Frederick will benefit Antis Twp.

When John Frederick assumes his new role as Antis Township recreation and environmental code director today, he will be bringing with him an opinion that concurs with foresight demonstrated by the Blair County Planning Commission a half-century ago.

Back then was when Altoona was beginning to evolve beyond its primary railroad-based economy, although the railroad still maintained its status as the chief economic engine.

An article in last Sunday’s Mirror announcing Frederick’s hiring by the township’s board of supervisors reported Frederick’s opinion that townships like Antis are transitioning from rural municipalities to municipalities that are more suburban-like.

Back in the 1960s and ’70s, when Blair planners were making decisions that would impact the future growth and development of the county — preparing a countywide comprehensive plan to show the way — those planning leaders recognized the benefits of opting for what at that time was labeled the “centers” concept.

That concept recognized future development and growth would move outward from population centers such as Altoona, Hollidaysburg, Bellwood and Tyrone, as well as others, and those “centers” would represent the foundation for future land-use, water, sewer, transportation and recreational decisions, going forward.

Once the Blair County Areawide Comprehensive Plan was completed and approved, the county planning agency was tasked with determining whether future proposals and plans were consistent with the comprehensive document. Planning office employees studied proposals that needed to come before the commission and then presented their recommendations to commission members for official action at a public meeting.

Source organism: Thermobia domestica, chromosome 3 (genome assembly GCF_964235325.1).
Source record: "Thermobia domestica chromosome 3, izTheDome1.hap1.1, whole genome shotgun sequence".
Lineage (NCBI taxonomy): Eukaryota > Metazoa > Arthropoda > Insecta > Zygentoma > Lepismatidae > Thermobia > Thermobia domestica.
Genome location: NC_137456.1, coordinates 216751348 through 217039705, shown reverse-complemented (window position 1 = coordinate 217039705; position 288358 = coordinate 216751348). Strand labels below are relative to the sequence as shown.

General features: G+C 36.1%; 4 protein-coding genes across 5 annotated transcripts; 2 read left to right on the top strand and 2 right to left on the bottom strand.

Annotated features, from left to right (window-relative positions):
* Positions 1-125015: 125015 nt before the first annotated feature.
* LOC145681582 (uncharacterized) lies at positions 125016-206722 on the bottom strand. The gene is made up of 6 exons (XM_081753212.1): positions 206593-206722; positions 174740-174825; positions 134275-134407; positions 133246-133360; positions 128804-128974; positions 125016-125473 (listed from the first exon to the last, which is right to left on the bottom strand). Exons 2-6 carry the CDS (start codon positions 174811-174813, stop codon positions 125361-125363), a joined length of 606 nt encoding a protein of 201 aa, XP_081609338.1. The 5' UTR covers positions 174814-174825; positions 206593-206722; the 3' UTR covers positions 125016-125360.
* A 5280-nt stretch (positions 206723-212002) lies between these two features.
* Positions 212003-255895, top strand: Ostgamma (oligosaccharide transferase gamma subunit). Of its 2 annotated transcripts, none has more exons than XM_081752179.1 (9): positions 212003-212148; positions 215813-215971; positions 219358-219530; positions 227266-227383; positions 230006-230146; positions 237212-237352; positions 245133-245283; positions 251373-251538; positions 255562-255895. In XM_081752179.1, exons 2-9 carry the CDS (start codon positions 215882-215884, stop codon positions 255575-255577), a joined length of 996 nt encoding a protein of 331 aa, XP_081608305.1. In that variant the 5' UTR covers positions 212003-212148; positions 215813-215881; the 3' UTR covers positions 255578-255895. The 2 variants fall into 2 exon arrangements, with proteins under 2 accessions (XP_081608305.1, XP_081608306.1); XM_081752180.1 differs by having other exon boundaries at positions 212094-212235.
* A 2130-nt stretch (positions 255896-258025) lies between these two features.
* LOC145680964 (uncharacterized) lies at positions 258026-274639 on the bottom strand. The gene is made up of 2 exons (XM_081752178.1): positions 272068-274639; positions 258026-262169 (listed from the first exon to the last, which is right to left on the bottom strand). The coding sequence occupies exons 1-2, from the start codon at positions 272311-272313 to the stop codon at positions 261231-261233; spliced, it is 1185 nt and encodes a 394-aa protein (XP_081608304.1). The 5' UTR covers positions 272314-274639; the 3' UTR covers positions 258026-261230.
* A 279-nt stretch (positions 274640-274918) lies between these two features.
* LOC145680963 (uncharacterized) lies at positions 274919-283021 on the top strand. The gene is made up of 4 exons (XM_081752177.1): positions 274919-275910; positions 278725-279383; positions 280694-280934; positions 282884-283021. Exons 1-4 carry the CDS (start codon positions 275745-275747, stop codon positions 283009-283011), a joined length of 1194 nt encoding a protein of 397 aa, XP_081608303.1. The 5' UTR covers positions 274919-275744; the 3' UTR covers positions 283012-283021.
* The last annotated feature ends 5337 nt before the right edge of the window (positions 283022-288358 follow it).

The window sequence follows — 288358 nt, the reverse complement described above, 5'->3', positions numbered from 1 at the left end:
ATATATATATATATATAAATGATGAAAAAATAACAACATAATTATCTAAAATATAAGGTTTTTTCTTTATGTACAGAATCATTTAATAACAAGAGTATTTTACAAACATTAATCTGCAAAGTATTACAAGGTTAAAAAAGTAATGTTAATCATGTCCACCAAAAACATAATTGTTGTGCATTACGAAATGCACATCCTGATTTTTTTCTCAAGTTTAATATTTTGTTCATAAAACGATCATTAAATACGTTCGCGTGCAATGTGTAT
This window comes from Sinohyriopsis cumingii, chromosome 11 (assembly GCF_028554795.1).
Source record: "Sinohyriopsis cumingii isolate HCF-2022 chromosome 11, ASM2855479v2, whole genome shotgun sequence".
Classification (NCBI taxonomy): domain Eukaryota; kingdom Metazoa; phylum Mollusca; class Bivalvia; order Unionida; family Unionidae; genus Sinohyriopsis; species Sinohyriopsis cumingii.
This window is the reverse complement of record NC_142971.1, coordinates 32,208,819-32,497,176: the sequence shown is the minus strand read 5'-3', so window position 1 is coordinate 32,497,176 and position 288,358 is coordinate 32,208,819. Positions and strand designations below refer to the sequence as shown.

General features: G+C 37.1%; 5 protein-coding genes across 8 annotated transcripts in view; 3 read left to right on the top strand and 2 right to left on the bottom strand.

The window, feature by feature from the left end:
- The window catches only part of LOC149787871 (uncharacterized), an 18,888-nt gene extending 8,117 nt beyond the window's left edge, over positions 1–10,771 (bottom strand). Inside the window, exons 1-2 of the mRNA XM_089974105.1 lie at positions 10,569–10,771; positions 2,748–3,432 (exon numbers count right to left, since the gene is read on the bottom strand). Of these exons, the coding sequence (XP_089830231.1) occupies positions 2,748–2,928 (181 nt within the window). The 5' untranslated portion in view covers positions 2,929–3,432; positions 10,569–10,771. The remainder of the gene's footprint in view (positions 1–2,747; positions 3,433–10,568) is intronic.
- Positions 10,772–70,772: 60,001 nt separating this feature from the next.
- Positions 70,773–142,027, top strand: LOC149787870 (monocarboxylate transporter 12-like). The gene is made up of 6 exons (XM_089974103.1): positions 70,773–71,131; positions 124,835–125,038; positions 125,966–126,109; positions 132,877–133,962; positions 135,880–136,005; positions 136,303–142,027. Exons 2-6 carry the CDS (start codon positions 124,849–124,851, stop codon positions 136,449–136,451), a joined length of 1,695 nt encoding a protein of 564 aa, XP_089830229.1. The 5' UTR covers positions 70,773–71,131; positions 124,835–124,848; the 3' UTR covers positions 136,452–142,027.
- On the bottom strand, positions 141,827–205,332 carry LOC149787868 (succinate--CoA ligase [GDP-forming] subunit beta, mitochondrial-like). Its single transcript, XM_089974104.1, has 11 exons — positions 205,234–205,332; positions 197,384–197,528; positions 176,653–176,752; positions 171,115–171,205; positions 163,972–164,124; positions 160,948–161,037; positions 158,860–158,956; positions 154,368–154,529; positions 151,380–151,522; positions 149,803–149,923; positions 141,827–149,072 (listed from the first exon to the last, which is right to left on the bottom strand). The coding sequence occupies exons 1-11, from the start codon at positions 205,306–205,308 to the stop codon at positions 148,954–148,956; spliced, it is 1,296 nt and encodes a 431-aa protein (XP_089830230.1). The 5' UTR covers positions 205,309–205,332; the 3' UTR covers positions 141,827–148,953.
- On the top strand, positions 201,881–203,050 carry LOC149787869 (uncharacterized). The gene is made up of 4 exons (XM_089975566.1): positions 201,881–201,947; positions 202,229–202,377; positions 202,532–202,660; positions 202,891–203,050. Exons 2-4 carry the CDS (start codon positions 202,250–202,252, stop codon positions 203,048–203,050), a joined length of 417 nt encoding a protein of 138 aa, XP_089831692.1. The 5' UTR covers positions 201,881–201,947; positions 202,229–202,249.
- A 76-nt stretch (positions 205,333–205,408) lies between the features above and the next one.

That kind of review process continues today.

Blair has fared well because the planning agency made the right decision about 50 years ago regarding what concept would work best for the county.

With Frederick coming aboard with his acknowledgment of how municipalities are changing — and must change — to keep in step with communities’ and people’s evolving needs, Antis Township probably will derive numerous benefits from his employment there.

However, it’s not about Frederick alone. Township officials are demonstrating a commendable realization that their municipality is not standing still — nor do they want it to stand still.

After the death of the township’s previous code enforcement officer, the township supervisors reflected on Antis’ future needs.

According to Robert Smith, chairman, the board of supervisors came to the conclusion that the township needed more than a code officer.

It subsequently was decided to create the recreation and environmental code director position, in hopes of attracting someone with knowledge about planning and grants, as well as about recreational-opportunities expansion.

Township leaders hope Frederick will be successful on all those fronts, since he already possesses an understanding about the county in general, as well as issues affecting its municipalities.

Effective April 11, he resigned his position as executive director of the Intermunicipality Relations Committee, which deals with recycling, to accept the Antis position.

Frederick also isn’t new to the township for another reason; he was involved with the township in a rails-to-trails project.

As with other Blair County townships, Antis has witnessed movement outward from its main population cores, consistent with what county planners anticipated about 50 years ago.

Despite comprehensive plan updates since the original was approved, “centers” remains the county’s workable concept, with no end in sight.


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